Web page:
Controversy has stricken the United Nations in recent weeks, following intense reaction to their handling of the ongoing conflict in Israel. Israel’s retaliation to the Hamas terrorist attack earlier this month has so far cost the lives of around 8,000 Palestinians, according to local health authorities.

In light of this, the UN passed a resolution last Friday which called for the “immediate, durable and sustained humanitarian truce leading to a cessation of hostilities.” The resolution was passed with 120 votes for, 14 against and 45 abstentions. 

The Israeli Prime Minister, Benjamin Netanyahu, has continuously rejected calls for a ceasefire insisting that Israel will “reach victory” and that “there is a time for peace and a time for war. This is a time for war.”

Many figures in British politics have echoed this sentiment. Labour Party Leader, Keir Starmer, has now joined Prime Minister Sunak in stating that a ceasefire “is not the correct position now”, suggesting that a ceasefire would only benefit Hamas.

This resolution came after the controversial remarks of António Guterres, Secretary-General of the United Nations. Mr. Guterres would attempt to outline that the attacks of October 7th ‘did not happen in a vacuum’, and that it was important to note that “The Palestinian people have been subjected to 56 years of suffocating occupation.” Some Israeli government officials have suggested that in this statement Guterres attempts to justify Hamas’ attack on Israel earlier this month, an attack which left 1,400 dead in Israel, according to Al Jazeera.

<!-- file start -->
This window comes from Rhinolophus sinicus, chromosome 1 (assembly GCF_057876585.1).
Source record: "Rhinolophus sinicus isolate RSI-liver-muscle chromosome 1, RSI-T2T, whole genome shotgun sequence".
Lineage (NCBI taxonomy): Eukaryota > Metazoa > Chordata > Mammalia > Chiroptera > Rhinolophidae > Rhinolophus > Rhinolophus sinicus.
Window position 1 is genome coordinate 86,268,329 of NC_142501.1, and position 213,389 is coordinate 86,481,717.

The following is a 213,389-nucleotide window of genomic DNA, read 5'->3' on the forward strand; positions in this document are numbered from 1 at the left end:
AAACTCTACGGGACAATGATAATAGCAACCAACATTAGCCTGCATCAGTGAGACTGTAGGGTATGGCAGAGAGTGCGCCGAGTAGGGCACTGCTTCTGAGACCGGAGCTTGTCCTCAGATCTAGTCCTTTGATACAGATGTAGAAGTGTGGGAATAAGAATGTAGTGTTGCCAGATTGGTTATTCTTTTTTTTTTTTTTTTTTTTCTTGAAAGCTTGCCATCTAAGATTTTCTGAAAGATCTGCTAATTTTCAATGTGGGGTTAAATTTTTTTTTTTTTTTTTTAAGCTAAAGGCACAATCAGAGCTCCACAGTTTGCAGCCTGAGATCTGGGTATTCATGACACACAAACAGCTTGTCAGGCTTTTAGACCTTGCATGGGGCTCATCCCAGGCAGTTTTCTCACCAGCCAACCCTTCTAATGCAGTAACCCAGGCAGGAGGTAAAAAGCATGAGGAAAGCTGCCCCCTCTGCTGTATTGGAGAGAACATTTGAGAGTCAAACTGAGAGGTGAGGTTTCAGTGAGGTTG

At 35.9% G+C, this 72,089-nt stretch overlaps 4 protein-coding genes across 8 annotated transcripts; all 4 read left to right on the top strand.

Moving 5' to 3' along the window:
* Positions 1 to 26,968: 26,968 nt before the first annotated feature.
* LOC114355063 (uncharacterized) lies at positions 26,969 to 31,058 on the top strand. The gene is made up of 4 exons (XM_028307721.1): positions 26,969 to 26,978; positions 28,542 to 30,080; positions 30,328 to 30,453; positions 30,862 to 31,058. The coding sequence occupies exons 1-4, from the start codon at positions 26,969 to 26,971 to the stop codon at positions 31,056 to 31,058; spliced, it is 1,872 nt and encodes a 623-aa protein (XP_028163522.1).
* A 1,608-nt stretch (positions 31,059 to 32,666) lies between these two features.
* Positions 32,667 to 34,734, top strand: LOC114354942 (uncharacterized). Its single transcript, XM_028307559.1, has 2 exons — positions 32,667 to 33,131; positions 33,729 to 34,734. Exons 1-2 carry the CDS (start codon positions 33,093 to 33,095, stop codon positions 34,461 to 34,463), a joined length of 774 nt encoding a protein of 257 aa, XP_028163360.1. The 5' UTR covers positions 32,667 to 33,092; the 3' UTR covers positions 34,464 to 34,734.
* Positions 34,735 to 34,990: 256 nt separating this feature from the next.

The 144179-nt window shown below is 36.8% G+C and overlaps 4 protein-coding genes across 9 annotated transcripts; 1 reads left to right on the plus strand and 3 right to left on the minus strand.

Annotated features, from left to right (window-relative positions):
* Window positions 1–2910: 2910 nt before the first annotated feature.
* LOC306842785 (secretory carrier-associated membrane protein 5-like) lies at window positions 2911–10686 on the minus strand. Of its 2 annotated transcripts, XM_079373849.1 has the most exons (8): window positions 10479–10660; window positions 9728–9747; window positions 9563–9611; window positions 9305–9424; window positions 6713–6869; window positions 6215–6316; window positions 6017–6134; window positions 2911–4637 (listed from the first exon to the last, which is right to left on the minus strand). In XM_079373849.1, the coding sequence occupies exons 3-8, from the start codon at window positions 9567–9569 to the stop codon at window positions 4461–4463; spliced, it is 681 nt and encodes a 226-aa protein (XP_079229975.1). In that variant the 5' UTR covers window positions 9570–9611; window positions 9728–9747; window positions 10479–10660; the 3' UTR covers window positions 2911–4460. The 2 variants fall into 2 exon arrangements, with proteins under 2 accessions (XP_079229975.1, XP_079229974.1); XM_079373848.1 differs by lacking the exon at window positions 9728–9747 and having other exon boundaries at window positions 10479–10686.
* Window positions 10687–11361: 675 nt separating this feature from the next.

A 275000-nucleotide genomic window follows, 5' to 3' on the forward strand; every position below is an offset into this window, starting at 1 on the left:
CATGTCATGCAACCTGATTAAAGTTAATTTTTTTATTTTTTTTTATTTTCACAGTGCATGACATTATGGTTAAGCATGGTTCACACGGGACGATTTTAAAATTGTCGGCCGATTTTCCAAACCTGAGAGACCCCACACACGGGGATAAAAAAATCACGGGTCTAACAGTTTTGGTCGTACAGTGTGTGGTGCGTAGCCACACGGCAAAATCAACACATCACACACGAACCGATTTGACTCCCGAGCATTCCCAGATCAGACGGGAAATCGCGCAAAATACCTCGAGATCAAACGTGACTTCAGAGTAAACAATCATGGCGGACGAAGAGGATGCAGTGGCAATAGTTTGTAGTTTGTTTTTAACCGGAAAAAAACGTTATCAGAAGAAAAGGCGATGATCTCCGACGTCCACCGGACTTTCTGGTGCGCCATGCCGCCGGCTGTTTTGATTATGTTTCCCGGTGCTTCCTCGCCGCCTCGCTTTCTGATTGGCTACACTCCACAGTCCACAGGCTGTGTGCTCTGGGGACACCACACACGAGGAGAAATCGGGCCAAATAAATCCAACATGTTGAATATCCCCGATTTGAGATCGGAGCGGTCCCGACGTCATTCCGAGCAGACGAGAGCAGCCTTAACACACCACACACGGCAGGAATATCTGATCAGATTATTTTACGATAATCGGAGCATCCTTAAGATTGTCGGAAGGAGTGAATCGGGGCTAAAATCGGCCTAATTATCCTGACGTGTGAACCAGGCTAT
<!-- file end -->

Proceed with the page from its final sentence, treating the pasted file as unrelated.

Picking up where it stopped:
Such officials include the Israeli ambassador to the United Nations, Gilad Erdan. Mr. Erdan would accuse Guterres of “justifying terrorism” and would go on to call for his resignation. Mr. Guterres has since claimed that such accusations are ‘misinterpretations’ of his statement last week. A former United Nations peacekeeper, who will remain anonymous, told me that the UN is ‘finished’ and in its current state “it will be unable to survive.” They would use the “disturbing bias” exhibited by the UN rhetoric in recent weeks as evidence for its ‘decline’. He would say he was “saddened by the current state of the UN” because “it no longer provides a launchpad for global justice, which was a founding principle of the organisation.”